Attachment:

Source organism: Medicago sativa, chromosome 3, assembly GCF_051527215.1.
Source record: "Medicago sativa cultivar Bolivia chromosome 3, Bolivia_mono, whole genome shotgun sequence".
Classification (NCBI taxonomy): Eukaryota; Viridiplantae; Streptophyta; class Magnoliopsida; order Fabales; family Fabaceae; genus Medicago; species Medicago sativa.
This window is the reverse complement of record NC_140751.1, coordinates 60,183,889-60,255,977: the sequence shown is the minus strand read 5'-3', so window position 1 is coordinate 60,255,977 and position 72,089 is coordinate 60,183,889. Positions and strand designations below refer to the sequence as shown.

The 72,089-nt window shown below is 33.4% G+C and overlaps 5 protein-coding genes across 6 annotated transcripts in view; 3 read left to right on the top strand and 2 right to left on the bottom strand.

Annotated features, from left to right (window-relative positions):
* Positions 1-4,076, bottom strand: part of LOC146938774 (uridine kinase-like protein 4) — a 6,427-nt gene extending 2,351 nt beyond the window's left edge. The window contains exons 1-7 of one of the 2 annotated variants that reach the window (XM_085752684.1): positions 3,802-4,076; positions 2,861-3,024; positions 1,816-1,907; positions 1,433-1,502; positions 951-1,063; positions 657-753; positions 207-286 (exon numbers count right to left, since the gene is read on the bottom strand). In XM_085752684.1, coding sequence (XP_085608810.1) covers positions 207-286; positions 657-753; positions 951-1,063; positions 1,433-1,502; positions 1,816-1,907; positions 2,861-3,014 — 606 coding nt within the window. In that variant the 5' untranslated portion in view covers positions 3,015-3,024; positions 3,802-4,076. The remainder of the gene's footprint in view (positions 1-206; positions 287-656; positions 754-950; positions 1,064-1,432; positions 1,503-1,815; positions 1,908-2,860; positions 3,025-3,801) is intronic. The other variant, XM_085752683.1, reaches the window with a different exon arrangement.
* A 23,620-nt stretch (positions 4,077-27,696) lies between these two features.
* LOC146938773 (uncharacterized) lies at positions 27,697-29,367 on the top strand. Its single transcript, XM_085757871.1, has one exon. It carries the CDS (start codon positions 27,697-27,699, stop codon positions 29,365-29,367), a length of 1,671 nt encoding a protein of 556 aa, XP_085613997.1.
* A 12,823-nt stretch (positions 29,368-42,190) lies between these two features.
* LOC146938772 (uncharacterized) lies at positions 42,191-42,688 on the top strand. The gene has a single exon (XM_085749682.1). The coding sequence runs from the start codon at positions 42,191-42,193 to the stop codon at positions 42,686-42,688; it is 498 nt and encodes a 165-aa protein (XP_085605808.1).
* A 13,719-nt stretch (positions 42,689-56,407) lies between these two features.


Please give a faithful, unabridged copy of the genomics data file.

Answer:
Source organism: Medicago sativa, chromosome 3, assembly GCF_051527215.1.
Source record: "Medicago sativa cultivar Bolivia chromosome 3, Bolivia_mono, whole genome shotgun sequence".
Classification (NCBI taxonomy): Eukaryota; Viridiplantae; Streptophyta; class Magnoliopsida; order Fabales; family Fabaceae; genus Medicago; species Medicago sativa.
This window is the reverse complement of record NC_140751.1, coordinates 60,183,889-60,255,977: the sequence shown is the minus strand read 5'-3', so window position 1 is coordinate 60,255,977 and position 72,089 is coordinate 60,183,889. Positions and strand designations below refer to the sequence as shown.

The 72,089-nt window shown below is 33.4% G+C and overlaps 5 protein-coding genes across 6 annotated transcripts in view; 3 read left to right on the top strand and 2 right to left on the bottom strand.

Annotated features, from left to right (window-relative positions):
* Positions 1-4,076, bottom strand: part of LOC146938774 (uridine kinase-like protein 4) — a 6,427-nt gene extending 2,351 nt beyond the window's left edge. The window contains exons 1-7 of one of the 2 annotated variants that reach the window (XM_085752684.1): positions 3,802-4,076; positions 2,861-3,024; positions 1,816-1,907; positions 1,433-1,502; positions 951-1,063; positions 657-753; positions 207-286 (exon numbers count right to left, since the gene is read on the bottom strand). In XM_085752684.1, coding sequence (XP_085608810.1) covers positions 207-286; positions 657-753; positions 951-1,063; positions 1,433-1,502; positions 1,816-1,907; positions 2,861-3,014 — 606 coding nt within the window. In that variant the 5' untranslated portion in view covers positions 3,015-3,024; positions 3,802-4,076. The remainder of the gene's footprint in view (positions 1-206; positions 287-656; positions 754-950; positions 1,064-1,432; positions 1,503-1,815; positions 1,908-2,860; positions 3,025-3,801) is intronic. The other variant, XM_085752683.1, reaches the window with a different exon arrangement.
* A 23,620-nt stretch (positions 4,077-27,696) lies between these two features.
* LOC146938773 (uncharacterized) lies at positions 27,697-29,367 on the top strand. Its single transcript, XM_085757871.1, has one exon. It carries the CDS (start codon positions 27,697-27,699, stop codon positions 29,365-29,367), a length of 1,671 nt encoding a protein of 556 aa, XP_085613997.1.
* A 12,823-nt stretch (positions 29,368-42,190) lies between these two features.
* LOC146938772 (uncharacterized) lies at positions 42,191-42,688 on the top strand. The gene has a single exon (XM_085749682.1). The coding sequence runs from the start codon at positions 42,191-42,193 to the stop codon at positions 42,686-42,688; it is 498 nt and encodes a 165-aa protein (XP_085605808.1).
* A 13,719-nt stretch (positions 42,689-56,407) lies between these two features.